About Gorilla Doctors

Gorilla Doctors is dedicated to saving the mountain gorilla species one gorilla patient at a time. Our international veterinarian team provides hands-on medical care to sick and injured mountain gorillas living in the national parks of Rwanda, Uganda, and the Democratic Republic of Congo (DRC). With only 780 mountain gorillas left in the world today, the health and well being of every individual gorilla is vital to the species’ survival.

In addition to providing mountain gorillas with healthcare, our veterinary team monitors the health of DRC’s Grauer’s, or eastern lowland, gorillas and intervenes to help sick individuals when possible. The Gorilla Doctors also help rescue and treat mountain and Grauer’s gorillasorphaned by poachers.

While critically endangered, mountain gorillas are the only great ape species whose numbers in the wild are growing in number. A 2010 census of the entire population living in the Virunga Volcanoes Massif showed a remarkable population increase of 26.3% over the previous 7 years. A 2011 study* of this same population showed that over a 22-year period the number of habituated gorillas—about 70% of the overall population—increased by 4.1% annually while the number of unhabituated gorillas decreased by 0.7% annually. Habituated gorillas are gorillas that have learned to accept humans in close proximity. The difference in these growth rates was attributed to the fact that habituated gorillas benefited from “extreme conservation” practices such as veterinary care. In fact, the work of the Gorilla Doctors may be responsible for up to 40% of the difference between the growth rates of the two subpopulations. Mountain gorillas have a fighting chance for survival if we continue to work to address conservation challenges.

The Gorilla Doctors healthcare program includes:

  • Monitoring the health of mountain gorilla groups to ensure the early detection of disease and injury.
  • Staging medical interventions to dart sick animals with antibiotics or anesthetize and treat gorillas suffering from human-induced or life-threatening trauma.
  • Rescuing and providing veterinary care to gorillas orphaned by poachers.
  • Documenting and studying health trends to better predict disease outbreaks.
  • Conducting post mortem examinations on dead gorillas to learn all that we can about the health problems that contributed to their deaths.
  • Preserving tissue and fluid samples to be used by researchers investigating primate health issues.
  • Providing preventive healthcare to the dedicated park personnel who protect the gorillas, and to the people and their animals that live near gorilla habitat, in order to reduce the risk of inter-species disease transmission.

The work of Gorilla Doctors would not be possible without the collaboration of the wildlife authorities of the countries where mountain gorillas live: the Rwanda Development Board (RDB), L’Institut Congolais pour la Conservation de la Nature (ICCN), and the Uganda Wildlife Authority (UWA). We also work with a number of other gorilla conservation groups, especially the Dian Fossey Gorilla Fund International (DFGFI) and the International Gorilla Conservation Programme (IGCP).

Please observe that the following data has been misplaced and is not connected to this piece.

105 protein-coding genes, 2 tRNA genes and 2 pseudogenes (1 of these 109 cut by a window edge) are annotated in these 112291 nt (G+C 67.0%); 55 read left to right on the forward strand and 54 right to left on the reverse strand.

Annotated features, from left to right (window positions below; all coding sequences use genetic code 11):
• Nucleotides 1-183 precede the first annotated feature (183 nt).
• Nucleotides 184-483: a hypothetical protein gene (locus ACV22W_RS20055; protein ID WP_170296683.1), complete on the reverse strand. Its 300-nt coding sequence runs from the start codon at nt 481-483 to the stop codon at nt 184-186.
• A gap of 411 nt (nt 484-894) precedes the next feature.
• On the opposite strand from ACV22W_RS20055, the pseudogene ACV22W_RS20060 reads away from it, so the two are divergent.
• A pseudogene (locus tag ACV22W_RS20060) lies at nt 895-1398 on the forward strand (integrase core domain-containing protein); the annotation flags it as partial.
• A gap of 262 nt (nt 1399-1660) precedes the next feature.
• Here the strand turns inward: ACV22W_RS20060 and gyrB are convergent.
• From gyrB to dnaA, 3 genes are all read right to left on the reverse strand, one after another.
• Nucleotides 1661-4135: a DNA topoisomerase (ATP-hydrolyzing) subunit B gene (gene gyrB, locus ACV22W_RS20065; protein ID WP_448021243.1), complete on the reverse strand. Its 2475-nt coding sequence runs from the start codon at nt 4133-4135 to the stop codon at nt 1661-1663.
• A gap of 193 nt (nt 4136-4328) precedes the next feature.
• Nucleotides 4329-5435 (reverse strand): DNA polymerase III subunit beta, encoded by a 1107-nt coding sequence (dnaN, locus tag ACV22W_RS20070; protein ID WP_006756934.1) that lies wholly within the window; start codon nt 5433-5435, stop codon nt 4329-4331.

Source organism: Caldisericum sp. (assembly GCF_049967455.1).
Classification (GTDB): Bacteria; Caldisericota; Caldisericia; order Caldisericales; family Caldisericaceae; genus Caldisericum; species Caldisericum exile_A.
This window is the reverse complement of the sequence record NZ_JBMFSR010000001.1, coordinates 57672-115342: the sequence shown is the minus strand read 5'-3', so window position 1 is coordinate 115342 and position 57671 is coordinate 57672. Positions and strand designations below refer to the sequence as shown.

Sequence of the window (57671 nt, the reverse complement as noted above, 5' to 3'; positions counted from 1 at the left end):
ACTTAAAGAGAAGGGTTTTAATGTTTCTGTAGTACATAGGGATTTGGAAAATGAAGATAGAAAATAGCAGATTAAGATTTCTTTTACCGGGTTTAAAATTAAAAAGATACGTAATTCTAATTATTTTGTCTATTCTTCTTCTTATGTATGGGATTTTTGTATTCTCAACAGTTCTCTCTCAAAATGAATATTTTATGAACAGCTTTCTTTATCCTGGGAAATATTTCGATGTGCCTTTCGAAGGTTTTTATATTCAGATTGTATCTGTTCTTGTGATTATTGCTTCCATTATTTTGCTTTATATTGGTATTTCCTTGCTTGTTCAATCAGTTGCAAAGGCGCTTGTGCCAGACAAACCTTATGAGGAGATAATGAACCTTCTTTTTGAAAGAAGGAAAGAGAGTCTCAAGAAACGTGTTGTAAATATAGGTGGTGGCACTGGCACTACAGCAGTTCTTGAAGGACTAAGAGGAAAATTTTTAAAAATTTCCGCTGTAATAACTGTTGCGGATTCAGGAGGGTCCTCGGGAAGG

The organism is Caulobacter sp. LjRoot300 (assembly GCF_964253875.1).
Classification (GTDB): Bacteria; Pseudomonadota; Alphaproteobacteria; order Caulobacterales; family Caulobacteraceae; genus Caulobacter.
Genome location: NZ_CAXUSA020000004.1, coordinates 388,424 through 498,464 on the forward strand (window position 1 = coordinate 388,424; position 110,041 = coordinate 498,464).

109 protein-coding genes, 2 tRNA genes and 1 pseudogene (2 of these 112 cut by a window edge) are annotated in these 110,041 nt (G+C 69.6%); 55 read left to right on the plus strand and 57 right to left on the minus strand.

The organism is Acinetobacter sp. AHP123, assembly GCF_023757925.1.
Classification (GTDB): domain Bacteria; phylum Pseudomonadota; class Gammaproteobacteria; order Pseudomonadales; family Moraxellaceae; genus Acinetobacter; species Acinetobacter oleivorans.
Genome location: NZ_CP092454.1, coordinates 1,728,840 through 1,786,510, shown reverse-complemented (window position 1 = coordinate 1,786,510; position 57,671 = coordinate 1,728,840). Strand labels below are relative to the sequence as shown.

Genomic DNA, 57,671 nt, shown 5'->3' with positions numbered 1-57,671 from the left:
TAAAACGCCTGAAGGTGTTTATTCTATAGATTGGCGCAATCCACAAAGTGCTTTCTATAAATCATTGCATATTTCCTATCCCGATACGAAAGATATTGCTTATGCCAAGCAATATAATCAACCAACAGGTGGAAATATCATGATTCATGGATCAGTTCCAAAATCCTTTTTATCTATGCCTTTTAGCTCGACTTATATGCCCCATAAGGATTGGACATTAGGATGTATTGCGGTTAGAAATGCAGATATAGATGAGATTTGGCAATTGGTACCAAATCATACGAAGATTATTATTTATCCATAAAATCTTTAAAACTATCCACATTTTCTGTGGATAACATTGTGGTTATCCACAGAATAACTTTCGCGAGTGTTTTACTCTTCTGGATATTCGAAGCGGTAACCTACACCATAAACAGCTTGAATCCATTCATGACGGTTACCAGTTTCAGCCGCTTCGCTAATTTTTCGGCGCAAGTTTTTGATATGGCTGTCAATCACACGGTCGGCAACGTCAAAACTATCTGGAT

As a 501(c)3-registered nonprofit organization, we are funded solely through grants and donations. Our tax ID is 06-1752363.

*PLoS One 6(6) e19788


Our Proven Success

While critically endangered, mountain gorillas are the only subspecies of non-human great ape growing in number. A 2010 census of the Virunga Volacnoes Massif, the mountain gorilla’s main stronghold, showed a remarkable population increase of 26.3% over the previous 7 years. A 2011 study* of this same population showed that over a 22-year period the number of habituated gorillas—about 70% of the overall population—increased by 4.1% annually while the number of unhabituated gorillas decreased by 0.7% annually. The difference in the growth rates was attributed to the fact that habituated gorillas benefited from “extreme conservation” practices such as veterinary care. In fact, the MGVP’s veterinary program may be responsible for up to 40% of the difference between the growth rates of the two subpopulations. This species has a fighting chance for survival if we continue to work to address conservation challenges.


The MGVP’s gorilla healthcare program includes:

  • Monitoring the health of mountain gorilla groups to ensure the early detection of disease and injury.
  • Staging medical interventions to dart sick animals with antibiotics or anesthetize and treat gorillas suffering from human-induced or life-threatening trauma.
  • Rescuing and providing veterinary care to gorillas orphaned by poachers.
  • Documenting and studying health trends to better predict disease outbreaks.
  • Conducting post mortem examinations on dead gorillas to learn more about the health problems that contributed to their deaths.
  • Preserving tissue and fluid samples to be used by researchers investigating primate health issues.
  • Providing healthcare to people and their animals that live near gorilla habitat in order to reduce the risk of inter-species disease transmission.

MGVP’s work would not be possible without the collaboration of the wildlife authorities of the countries where mountain gorillas live: the Rwanda Development Board (RDB), L’Institut Congolais pour la Conservation de la Nature (ICCN), and the Uganda Wildlife Authority (UWA). We also work with a number of other gorilla conservation groups, especially the Dian Fossey Gorilla Fund International (DFGFI) and the International Gorilla Conservation Programme (IGCP).


Go to the Gorilla Doctors website to learn more. To find the most up-to-date news and photos about the gorillas and our work, follow our Facebook page.


Please consider supporting MGVP by making a secure online donation. Every dollar you give goes to directly supporting our gorilla health programs and One Health initiative.


*PLoS One 6(6) e19788